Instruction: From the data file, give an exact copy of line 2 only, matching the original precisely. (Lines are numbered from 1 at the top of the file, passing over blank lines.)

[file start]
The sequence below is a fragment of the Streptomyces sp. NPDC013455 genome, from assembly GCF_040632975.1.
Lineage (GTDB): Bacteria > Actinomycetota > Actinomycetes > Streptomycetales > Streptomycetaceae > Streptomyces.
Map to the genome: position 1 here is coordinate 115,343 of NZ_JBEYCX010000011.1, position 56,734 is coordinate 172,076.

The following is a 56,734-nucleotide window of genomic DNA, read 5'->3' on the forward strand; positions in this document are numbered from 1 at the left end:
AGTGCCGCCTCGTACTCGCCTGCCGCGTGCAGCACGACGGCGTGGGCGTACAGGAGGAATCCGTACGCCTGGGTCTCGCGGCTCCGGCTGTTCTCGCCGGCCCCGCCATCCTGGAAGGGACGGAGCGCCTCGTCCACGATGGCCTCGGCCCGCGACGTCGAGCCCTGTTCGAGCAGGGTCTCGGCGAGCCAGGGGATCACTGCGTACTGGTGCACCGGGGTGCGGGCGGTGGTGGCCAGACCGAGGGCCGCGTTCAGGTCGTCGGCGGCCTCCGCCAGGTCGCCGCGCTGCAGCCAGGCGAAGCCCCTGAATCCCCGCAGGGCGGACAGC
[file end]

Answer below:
Lineage (GTDB): Bacteria > Actinomycetota > Actinomycetes > Streptomycetales > Streptomycetaceae > Streptomyces.